John Maxwell woke with a start. It was 3:30 a.m. and he had an idea. He tossed and turned, but couldn’t let it go. “I put my robe on, went down in my office and said, ‘I have got to write this book now,’ ” he says. “From 5:30 to noon, I sat at my desk and basically set out those laws.”
Two years later, the book Maxwell began that morning, The 15 Invaluable Laws of Growth, is about to hit bookstores nationwide.
Maxwell is visibly excited about the book when we meet for lunch at a marina restaurant in Palm Beach County, Fla., just minutes from his home overlooking the Atlantic Ocean. In fact, he tells me that he had his publisher push back another of his books so this one could be published first. “It was a passion of mine more than I think any other book I’ve ever written,” he says in his booming baritone voice.
And that’s saying a lot, because Maxwell has already sold more than 19 million copies of his other books, including three that have sold more than 1 million apiece: The 21 Irrefutable Laws of Leadership, Developing the Leader Within You and The 21 Indispensable Qualities of a Leader. But the common denominator of those titles—leadership—is not the primary focus of his new work.
“This book is for everybody. Because everybody needs to grow,” he says. “And once that happens, their whole world begins to change.”
And he should know. After a light-bulb moment 40 years ago, Maxwell has been following a personal-growth plan. “I feel that a great percentage of my success today is based on that one simple decision to continue to develop and personally grow myself,” he says.
With success as an author, speaker, entrepreneur and leadership consultant whose organizations have trained more than 5 million people around the world, Maxwell, now 65, could take it easy. Tanned and well-groomed, wearing sports jacket, slacks and open-collared shirt, he appears comfortable and relaxed. He is an active golfer and grandfather. “When he’s not writing, speaking or leading in some capacity,” according to his website, “John can most likely be found at the golf course concession stand buying his grandchildren hot dogs, pop and candy (just don’t tell their parents).”
But Maxwell also follows a disciplined routine that involves daily activities that bring him closer to his goals.
“I wish, when I started out, somebody would have said, ‘Here are the laws of growth for you. Take these laws and apply them to your life, and off you go,’ ” he says, with a flick of the hand as if to send a younger version of himself on his way. “Obviously, that didn’t happen to me, so this is really exciting to me to have this book launch. If a person wants to grow, then this is going to be the key that unlocks the door. I know what it’s done for me, and I know what it’ll do for the reader.”
When he started his career, Maxwell says he had a strong work ethic and a desire to be successful. “I had a strategy: hard work. I hoped that would get me where I wanted to go. But working hard doesn’t guarantee success. And hope isn’t a strategy.”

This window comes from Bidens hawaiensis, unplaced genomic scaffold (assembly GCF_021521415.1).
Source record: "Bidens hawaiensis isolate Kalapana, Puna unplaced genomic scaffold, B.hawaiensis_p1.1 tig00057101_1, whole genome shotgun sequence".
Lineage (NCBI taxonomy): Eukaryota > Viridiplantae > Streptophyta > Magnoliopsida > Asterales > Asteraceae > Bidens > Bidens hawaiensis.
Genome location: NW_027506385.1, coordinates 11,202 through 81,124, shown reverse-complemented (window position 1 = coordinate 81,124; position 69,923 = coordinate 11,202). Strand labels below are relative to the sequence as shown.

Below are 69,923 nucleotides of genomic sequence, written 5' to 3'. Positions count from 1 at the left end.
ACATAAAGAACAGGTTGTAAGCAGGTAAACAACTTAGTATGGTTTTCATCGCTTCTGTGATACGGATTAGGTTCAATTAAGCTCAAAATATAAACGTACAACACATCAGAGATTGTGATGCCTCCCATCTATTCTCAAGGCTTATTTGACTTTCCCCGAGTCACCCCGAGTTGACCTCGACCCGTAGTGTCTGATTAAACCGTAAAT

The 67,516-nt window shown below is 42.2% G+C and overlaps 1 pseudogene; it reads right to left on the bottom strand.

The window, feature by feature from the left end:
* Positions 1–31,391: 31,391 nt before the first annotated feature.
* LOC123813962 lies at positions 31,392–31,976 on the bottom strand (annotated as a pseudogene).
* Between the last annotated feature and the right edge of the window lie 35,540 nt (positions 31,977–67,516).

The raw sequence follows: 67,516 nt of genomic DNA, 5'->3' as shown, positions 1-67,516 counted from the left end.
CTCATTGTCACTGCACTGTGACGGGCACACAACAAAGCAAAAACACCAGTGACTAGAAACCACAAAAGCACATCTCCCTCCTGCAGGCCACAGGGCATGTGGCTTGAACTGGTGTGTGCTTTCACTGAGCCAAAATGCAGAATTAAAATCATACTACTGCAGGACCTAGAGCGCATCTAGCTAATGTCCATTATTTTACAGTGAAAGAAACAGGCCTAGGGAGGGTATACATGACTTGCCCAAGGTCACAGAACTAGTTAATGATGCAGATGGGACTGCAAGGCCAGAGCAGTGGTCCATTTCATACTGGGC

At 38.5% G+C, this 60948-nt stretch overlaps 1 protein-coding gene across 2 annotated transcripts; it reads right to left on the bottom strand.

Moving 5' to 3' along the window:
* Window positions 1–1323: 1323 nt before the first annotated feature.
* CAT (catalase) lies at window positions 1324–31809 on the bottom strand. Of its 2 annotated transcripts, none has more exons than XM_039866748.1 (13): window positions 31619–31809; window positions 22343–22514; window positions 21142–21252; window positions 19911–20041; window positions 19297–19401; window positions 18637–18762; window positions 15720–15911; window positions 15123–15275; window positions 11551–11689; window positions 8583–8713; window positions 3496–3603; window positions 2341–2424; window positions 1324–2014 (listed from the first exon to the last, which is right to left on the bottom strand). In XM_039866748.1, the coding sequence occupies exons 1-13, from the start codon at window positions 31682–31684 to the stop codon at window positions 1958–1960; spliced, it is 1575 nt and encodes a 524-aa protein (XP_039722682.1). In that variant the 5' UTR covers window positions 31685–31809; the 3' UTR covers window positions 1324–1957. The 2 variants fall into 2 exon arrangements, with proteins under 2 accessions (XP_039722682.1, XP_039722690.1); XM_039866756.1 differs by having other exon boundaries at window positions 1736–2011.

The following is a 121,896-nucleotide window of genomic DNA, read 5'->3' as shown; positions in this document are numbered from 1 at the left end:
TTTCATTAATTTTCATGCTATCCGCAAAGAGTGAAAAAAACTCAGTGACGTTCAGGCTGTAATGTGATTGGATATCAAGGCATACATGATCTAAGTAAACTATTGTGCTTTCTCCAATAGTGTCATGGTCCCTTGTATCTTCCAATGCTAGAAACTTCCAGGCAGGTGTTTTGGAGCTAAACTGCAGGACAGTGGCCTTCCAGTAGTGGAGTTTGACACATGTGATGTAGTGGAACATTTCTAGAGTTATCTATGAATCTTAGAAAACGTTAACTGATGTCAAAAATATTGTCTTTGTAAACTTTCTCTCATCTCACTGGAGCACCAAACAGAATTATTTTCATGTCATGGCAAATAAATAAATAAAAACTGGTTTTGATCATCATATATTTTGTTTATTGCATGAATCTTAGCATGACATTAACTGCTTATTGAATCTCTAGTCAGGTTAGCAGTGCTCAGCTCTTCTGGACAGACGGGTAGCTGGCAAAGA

In the early ’70s, as a 24-year-old pastor, Maxwell faced a challenge. He had been offered the chance to lead one of the biggest churches in his denomination, but he didn’t feel experienced enough for the task. “I was in way over my head, and I knew that if I didn’t rise to the occasion, I would fail spectacularly,” he writes.
So he sought help from an executive coach who asked him about his plan for personal growth. “I had no plan,” Maxwell recalls, his palms opening to the umbrella shading our dockside table. “I didn’t know I was supposed to have a plan. But that stimulated me. He went on and said, ‘Growth isn’t an automatic process. You’re going to grow because you intentionally grow, not by accident.’ So that was life-changing for me.”
That’s why his “Law of Intentionality” is No. 1 on his list. “If you want your life to improve, you must improve yourself,” he says. Setting your intentions to begin growing deliberately and regularly is the first step to realizing your potential.
Having read several of his books as well as interviewing him on the phone for SUCCESS, I’m familiar with Maxwell’s works and message. But I tell him when we meet that this book really spoke to me in ways the others didn’t.
Maxwell says he thinks this kind of learning will resonate with lots of people, particularly because of the global recession and poor job market. “Because we look at our outward circumstances and say, ‘What can we do with them?’ And, honestly, a lot of times, we can’t do much about them. But we can do everything about ourselves.”
He points to a lesson learned from the book As a Man Thinketh by James Allen, one of many his father paid him to read as a child (“That’s how I got my allowance,” he says). “Allen wrote, ‘Men are anxious to improve their circumstances, but are unwilling to improve themselves.’ I read that in the seventh grade and remember thinking, ‘Wow.’ ”